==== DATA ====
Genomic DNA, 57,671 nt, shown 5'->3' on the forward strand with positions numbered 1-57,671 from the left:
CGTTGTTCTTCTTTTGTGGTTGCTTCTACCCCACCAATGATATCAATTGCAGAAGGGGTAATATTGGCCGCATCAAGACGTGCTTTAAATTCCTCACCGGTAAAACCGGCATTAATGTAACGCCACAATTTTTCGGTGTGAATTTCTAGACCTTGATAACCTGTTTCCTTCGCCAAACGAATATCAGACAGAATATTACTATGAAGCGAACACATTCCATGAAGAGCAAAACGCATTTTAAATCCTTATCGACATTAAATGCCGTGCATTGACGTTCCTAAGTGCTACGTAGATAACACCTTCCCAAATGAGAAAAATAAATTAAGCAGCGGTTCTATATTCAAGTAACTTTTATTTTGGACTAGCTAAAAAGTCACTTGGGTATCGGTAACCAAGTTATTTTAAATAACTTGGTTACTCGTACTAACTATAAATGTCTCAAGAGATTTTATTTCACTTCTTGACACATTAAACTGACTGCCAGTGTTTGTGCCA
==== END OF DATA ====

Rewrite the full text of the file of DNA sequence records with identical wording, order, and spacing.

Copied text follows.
Genomic DNA, 57,671 nt, shown 5'->3' on the forward strand with positions numbered 1-57,671 from the left:
CGTTGTTCTTCTTTTGTGGTTGCTTCTACCCCACCAATGATATCAATTGCAGAAGGGGTAATATTGGCCGCATCAAGACGTGCTTTAAATTCCTCACCGGTAAAACCGGCATTAATGTAACGCCACAATTTTTCGGTGTGAATTTCTAGACCTTGATAACCTGTTTCCTTCGCCAAACGAATATCAGACAGAATATTACTATGAAGCGAACACATTCCATGAAGAGCAAAACGCATTTTAAATCCTTATCGACATTAAATGCCGTGCATTGACGTTCCTAAGTGCTACGTAGATAACACCTTCCCAAATGAGAAAAATAAATTAAGCAGCGGTTCTATATTCAAGTAACTTTTATTTTGGACTAGCTAAAAAGTCACTTGGGTATCGGTAACCAAGTTATTTTAAATAACTTGGTTACTCGTACTAACTATAAATGTCTCAAGAGATTTTATTTCACTTCTTGACACATTAAACTGACTGCCAGTGTTTGTGCCA